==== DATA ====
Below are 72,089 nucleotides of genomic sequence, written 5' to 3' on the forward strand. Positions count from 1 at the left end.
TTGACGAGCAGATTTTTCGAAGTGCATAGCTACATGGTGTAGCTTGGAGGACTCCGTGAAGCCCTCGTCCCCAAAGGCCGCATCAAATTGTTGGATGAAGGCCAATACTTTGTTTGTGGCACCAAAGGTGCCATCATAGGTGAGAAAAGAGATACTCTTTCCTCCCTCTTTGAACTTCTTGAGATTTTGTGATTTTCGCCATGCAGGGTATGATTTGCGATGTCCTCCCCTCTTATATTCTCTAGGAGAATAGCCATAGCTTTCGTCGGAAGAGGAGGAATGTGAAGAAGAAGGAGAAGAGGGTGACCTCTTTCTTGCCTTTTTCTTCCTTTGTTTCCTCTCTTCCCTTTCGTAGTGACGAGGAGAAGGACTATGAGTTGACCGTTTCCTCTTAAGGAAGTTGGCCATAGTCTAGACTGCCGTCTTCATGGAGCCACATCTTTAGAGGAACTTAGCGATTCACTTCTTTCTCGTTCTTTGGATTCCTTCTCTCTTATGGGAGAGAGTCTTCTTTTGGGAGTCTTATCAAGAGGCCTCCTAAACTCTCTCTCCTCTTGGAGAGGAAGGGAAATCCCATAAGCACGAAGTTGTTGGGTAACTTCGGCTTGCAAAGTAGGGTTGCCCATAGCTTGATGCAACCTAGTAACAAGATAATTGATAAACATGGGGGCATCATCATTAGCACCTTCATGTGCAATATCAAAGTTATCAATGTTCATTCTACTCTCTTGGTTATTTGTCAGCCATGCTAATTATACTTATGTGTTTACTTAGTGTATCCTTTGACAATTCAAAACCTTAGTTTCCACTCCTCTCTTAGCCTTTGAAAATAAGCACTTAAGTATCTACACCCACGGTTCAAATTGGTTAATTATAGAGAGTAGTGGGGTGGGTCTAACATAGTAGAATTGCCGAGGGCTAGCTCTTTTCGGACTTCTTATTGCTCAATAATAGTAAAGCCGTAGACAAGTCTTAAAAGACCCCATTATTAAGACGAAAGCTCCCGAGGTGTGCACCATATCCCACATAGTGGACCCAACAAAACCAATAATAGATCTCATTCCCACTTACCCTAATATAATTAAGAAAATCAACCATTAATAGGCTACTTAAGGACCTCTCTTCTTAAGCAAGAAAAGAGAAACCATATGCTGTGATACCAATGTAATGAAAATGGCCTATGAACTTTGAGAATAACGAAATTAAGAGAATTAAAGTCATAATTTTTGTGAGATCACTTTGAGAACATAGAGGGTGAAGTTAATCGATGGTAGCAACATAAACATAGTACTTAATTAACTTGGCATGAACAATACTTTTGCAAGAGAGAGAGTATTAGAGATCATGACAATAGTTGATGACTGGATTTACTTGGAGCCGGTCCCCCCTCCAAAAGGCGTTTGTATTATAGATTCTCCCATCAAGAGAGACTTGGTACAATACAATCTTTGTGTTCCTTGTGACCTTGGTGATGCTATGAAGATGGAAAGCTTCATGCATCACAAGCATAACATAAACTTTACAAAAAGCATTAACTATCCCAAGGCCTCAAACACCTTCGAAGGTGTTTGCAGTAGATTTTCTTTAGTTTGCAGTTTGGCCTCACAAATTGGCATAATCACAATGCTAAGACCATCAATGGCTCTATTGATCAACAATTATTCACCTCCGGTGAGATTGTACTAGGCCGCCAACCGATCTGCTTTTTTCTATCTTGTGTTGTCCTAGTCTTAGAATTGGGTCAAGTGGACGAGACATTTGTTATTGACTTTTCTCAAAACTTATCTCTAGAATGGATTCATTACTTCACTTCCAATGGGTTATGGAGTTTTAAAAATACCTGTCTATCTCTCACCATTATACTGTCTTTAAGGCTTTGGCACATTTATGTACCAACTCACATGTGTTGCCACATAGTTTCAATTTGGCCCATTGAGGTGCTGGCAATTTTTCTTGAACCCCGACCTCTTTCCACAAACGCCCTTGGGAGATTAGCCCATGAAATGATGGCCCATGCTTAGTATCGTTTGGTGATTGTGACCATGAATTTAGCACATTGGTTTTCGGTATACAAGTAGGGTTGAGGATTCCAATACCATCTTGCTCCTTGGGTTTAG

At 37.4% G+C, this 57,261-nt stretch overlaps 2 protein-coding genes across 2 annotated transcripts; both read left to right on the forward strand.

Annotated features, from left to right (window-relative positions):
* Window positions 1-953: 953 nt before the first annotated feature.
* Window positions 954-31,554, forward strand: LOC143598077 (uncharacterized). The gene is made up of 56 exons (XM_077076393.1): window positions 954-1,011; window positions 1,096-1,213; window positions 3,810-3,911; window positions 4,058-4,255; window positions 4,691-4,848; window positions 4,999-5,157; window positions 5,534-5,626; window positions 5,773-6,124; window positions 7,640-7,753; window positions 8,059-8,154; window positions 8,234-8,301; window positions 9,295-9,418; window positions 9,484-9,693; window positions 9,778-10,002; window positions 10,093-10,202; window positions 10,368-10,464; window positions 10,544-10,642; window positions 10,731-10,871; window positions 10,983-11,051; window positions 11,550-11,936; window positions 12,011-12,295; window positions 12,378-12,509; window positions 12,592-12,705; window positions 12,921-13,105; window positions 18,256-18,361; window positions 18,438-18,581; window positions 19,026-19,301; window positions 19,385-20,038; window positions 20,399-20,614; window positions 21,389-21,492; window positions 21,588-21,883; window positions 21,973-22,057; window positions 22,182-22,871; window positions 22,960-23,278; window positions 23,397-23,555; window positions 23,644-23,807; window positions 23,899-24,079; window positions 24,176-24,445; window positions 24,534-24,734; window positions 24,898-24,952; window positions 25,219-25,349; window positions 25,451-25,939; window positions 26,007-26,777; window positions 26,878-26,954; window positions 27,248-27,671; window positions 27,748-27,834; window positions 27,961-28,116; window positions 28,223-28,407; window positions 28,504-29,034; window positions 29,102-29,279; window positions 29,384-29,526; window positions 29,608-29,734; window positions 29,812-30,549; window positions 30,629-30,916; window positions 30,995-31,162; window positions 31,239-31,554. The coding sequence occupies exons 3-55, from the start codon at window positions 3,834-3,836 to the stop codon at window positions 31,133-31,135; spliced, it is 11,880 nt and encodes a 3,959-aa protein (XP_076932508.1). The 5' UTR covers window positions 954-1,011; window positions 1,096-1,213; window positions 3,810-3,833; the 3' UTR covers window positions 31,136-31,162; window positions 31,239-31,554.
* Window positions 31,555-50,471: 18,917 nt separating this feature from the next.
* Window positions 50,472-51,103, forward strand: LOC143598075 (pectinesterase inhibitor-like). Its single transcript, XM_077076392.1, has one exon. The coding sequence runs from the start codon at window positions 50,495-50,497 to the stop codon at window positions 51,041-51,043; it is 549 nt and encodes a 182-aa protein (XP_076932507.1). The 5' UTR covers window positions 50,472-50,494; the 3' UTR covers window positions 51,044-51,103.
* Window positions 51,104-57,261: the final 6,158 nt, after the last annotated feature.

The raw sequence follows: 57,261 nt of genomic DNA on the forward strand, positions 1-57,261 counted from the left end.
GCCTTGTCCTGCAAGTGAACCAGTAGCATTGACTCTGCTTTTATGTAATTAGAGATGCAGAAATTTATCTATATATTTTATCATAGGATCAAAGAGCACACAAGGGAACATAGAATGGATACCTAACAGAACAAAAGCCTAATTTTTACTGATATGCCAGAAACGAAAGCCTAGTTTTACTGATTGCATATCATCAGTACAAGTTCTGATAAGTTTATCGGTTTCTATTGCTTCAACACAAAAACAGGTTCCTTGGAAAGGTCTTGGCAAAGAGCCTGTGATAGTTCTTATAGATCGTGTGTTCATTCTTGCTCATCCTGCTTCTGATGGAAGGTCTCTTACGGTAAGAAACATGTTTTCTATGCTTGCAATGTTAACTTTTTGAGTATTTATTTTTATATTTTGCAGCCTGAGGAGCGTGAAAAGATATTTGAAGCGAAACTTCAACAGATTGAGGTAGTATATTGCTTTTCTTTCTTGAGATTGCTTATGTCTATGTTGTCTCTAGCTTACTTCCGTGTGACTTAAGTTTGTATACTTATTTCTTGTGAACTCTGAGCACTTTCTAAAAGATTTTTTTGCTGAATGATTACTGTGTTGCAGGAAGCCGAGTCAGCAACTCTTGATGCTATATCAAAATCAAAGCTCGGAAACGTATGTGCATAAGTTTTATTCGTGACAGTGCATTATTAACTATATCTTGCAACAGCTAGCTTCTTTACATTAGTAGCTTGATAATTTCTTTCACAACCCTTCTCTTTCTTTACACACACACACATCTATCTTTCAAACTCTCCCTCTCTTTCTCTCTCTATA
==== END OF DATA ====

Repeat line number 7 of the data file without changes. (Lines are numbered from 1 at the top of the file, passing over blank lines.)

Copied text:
* Window positions 31,555-50,471: 18,917 nt separating this feature from the next.